Mammalian promoters can be separated into two classes, conserved TATA box-enriched promoters, which initiate at a well-defined site, and more plastic, broad and evolvable CpG-rich promoters. We have sequenced tags corresponding to several hundred thousand transcription start sites (TSSs) in the mouse and human genomes, allowing precise analysis of the sequence architecture and evolution of distinct promoter classes. Different tissues and families of genes differentially use distinct types of promoters. Our tagging methods allow quantitative analysis of promoter usage in different tissues and show that differentially regulated alternative TSSs are a common feature in protein-coding genes and commonly generate alternative N termini. Among the TSSs, we identified new start sites associated with the majority of exons and with 3' UTRs. These data permit genome-scale identification of tissue-specific promoters and analysis of the cis-acting elements associated with them.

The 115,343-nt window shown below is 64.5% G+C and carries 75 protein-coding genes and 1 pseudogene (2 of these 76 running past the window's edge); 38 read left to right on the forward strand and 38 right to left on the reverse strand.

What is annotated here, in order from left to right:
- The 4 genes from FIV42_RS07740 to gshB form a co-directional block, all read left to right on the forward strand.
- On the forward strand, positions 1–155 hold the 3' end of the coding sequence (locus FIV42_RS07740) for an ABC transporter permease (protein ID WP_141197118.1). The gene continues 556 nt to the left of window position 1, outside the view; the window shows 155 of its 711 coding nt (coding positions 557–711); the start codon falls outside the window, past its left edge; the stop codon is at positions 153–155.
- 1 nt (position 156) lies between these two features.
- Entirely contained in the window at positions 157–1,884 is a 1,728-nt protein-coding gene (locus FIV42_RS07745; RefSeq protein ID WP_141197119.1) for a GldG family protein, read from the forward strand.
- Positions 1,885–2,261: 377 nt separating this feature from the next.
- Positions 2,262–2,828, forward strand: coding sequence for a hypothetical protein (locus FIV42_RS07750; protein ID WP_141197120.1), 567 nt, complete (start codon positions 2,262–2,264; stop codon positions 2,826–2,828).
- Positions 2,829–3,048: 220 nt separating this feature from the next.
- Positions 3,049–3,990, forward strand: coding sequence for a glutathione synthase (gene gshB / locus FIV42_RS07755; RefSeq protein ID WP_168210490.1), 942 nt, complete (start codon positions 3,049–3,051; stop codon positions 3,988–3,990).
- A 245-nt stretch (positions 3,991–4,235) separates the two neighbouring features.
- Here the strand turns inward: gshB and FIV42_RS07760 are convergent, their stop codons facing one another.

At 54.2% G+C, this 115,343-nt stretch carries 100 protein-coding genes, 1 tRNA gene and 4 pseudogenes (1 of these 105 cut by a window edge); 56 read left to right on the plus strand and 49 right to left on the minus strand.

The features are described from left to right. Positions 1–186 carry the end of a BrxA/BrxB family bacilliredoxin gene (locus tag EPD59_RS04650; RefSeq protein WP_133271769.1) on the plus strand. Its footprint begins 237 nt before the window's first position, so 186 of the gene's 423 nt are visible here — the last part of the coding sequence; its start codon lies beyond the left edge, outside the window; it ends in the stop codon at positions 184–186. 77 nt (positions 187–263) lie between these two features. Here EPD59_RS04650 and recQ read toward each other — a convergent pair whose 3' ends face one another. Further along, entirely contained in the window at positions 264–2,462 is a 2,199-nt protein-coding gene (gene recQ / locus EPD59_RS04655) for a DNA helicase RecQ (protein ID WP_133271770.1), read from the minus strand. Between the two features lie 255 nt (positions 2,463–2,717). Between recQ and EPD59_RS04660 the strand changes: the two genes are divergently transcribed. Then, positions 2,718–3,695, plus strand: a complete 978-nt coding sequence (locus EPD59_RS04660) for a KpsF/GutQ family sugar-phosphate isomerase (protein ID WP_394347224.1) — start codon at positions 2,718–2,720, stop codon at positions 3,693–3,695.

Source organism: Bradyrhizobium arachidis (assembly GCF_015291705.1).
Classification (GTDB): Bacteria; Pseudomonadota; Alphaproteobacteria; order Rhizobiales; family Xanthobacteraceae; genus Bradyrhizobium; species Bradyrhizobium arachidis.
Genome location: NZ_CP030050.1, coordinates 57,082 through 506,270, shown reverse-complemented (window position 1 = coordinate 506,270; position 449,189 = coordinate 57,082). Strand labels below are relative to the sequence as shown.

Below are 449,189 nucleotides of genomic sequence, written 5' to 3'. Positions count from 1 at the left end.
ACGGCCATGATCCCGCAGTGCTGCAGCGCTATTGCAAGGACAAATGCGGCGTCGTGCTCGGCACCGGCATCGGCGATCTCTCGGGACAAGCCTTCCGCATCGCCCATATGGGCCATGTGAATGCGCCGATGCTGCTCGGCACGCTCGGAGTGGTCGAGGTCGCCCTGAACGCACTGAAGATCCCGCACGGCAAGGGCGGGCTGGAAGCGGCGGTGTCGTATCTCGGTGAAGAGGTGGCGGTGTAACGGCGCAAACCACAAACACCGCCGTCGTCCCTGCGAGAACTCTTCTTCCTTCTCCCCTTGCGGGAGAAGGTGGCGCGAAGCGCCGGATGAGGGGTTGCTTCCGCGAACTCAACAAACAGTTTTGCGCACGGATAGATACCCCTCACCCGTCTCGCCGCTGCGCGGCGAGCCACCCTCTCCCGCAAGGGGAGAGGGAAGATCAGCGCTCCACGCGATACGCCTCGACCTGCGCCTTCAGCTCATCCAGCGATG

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            Transcriptome-wide mapping reveals widespread dynamic-regulated pseudouridylation of ncRNA and mRNA.